A subsequent march by Islamist Salafist groups on the prime minister’s office last week was also dispersed. In addition, there was also an attack on the home of the TV station’s owner.
The most prominent Islamist party, Ennahada, condemned the violence but would not disown the protests, describing the film as provocative.
The stakes in this election are huge for Tunisia but will also resonate across the Muslim world. A first-place showing for Ennahada – even if an outright victory seems unlikely – would encourage other Islamist parties across the region.
But it would also pose questions about Islamist rule and democracy. Would Ennahada impose a conservative social code on what is one of the most secular and industrialized Arab countries? Or would it follow the model of Turkey’s ruling Justice and Development Party showing that Islam and democracy are compatible?
Ennahada’s leadership has insisted it offers the latter. Leader Rachid Gannouchi, who returned to Tunisia in January after two decades in exile, has said he is “no Ayatollah Khomenei” and has promised his party would protect women’s rights and work with other political parties. The party’s rallies have attracted many women.
Gannouchi has suggested that Tunisia needs a coalition government for the next several years to deal with the nation’s chronic problems, especially unemployment, which is estimated to be running at some 15%.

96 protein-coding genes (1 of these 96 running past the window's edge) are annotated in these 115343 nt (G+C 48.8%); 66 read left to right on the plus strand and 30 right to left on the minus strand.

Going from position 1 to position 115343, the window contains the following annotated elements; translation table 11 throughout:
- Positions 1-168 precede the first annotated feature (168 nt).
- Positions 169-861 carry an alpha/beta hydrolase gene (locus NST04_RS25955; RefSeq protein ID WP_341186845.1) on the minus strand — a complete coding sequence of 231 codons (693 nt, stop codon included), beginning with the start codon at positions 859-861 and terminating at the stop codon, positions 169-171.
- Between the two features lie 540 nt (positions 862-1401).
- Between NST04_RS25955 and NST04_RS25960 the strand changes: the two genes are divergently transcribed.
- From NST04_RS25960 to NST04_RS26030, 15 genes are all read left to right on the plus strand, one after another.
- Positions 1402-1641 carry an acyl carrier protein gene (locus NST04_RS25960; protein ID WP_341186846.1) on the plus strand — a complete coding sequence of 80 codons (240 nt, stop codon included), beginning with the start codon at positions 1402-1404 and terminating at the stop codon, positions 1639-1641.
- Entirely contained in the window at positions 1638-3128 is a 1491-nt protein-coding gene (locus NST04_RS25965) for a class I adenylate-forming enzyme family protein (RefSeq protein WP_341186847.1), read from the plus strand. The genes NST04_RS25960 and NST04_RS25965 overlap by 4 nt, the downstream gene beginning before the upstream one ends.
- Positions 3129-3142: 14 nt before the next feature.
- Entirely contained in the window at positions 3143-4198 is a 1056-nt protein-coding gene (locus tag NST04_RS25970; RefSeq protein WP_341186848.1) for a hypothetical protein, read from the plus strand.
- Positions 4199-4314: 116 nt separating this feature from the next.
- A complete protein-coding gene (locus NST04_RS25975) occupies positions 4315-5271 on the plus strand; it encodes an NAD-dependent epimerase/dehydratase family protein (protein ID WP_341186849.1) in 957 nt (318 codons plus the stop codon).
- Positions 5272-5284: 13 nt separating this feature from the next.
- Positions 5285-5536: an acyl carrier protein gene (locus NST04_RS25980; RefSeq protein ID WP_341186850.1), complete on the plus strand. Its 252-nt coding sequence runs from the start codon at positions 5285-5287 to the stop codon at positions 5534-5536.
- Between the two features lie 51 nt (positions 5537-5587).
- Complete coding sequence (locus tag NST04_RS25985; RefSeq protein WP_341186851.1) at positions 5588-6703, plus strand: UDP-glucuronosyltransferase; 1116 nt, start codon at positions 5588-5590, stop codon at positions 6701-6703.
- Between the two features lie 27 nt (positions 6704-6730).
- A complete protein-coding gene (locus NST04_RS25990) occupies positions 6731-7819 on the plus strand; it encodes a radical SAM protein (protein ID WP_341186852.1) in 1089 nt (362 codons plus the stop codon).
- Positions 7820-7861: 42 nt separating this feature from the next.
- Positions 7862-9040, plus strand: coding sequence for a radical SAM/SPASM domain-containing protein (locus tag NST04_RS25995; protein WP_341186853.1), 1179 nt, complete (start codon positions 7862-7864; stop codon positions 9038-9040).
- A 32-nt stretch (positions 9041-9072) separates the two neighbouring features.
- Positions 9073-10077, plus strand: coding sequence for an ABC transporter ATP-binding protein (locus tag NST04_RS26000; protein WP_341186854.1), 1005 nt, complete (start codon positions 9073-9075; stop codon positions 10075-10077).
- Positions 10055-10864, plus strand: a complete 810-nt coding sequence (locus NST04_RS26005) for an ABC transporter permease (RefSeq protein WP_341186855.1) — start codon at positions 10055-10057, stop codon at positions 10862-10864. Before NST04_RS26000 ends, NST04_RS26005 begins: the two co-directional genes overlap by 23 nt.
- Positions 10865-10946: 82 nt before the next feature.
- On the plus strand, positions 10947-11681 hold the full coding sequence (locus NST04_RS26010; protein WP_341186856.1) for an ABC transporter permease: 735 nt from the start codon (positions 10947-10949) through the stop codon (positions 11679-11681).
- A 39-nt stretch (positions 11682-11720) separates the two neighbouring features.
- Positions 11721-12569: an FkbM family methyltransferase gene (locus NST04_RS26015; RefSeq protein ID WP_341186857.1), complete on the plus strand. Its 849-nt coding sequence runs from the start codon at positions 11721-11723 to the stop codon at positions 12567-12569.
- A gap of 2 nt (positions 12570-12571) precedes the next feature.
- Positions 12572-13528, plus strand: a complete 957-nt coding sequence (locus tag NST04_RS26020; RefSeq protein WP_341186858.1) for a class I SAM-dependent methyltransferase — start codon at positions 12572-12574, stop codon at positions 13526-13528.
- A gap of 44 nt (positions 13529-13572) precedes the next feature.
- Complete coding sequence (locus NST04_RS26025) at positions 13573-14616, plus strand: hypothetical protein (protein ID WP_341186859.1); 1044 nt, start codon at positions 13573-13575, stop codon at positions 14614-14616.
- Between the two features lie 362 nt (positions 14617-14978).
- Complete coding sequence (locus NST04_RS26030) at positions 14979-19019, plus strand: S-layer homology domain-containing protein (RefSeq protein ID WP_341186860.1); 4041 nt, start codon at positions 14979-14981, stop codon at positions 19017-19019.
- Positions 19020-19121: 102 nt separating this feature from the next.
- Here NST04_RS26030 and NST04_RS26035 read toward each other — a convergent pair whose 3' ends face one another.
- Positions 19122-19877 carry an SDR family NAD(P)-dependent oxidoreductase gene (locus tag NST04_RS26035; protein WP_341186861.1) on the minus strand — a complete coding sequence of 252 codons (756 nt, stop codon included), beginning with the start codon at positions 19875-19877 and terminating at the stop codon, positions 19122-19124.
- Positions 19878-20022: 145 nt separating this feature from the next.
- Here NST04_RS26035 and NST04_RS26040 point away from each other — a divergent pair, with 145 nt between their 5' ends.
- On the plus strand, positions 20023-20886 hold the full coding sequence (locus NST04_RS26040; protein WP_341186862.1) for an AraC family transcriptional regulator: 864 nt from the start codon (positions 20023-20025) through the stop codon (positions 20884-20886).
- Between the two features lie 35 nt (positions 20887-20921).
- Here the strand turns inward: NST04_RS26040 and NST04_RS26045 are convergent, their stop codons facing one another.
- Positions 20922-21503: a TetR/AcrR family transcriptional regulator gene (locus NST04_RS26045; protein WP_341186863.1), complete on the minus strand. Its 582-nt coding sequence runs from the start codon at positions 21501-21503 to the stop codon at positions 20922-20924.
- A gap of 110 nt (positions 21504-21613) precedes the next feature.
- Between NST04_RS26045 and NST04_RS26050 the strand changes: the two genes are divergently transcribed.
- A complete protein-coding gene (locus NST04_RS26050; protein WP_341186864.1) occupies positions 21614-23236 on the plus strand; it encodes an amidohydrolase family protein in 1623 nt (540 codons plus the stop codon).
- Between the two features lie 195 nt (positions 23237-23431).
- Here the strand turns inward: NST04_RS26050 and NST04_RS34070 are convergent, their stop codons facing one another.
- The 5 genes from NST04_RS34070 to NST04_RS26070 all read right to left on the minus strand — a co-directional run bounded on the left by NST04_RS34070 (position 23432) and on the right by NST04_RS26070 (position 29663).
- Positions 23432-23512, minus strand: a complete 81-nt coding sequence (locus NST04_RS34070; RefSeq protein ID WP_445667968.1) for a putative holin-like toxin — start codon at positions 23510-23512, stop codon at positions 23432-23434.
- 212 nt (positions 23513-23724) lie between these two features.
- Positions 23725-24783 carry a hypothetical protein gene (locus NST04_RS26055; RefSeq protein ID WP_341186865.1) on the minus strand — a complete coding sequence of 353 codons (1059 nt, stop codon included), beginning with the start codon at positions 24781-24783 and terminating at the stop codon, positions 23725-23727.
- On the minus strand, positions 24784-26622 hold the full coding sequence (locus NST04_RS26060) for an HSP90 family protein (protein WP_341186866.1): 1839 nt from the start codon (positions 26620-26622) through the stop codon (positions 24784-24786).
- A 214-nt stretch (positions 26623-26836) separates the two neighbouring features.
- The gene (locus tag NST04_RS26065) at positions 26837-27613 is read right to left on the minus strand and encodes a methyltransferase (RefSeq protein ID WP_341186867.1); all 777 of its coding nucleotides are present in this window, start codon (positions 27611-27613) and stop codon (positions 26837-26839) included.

One recent survey suggests that while a third of Tunisians are focused on Islamic values, nearly 60% say unemployment – the issue that kick-started the unrest at the end of 2010 – is their priority.
There are about 100 parties vying for votes, but it is difficult to assess their strength. Authorities have banned campaign advertising and polling – and even the size and placement of election posters has been tightly controlled.
Since the campaign officially began, the newly-liberated Tunisian press has been banned from interviewing politicians. Instead, candidates are allowed a three-minute television appearance.
The interim government says the measures are intended to ensure a level playing field where money can’t buy media prominence. Secular parties have complained they make it difficult to reach citizens beyond their urban, middle-class constituency. Ennahada has an organizational advantage because even though it was driven underground by Ben Ali, it kept a grass-roots presence in much of the country, often working through mosques. More voters say they have been contacted by Ennahada than by any other party.
Private polling obtained by CNN suggests that Ennahada may win a quarter of the vote, and the Progressive Democrats about 10%. Another secular party, Ettakatol, may win about the same amount. But 50% of Tunisians say they are undecided and the rest of the vote could be split by dozens of groups. And there are nearly 600 independent candidates.
Writing a new constitution for the country that won international acclaim for its Jasmine Revolution will be more like wading through brambles.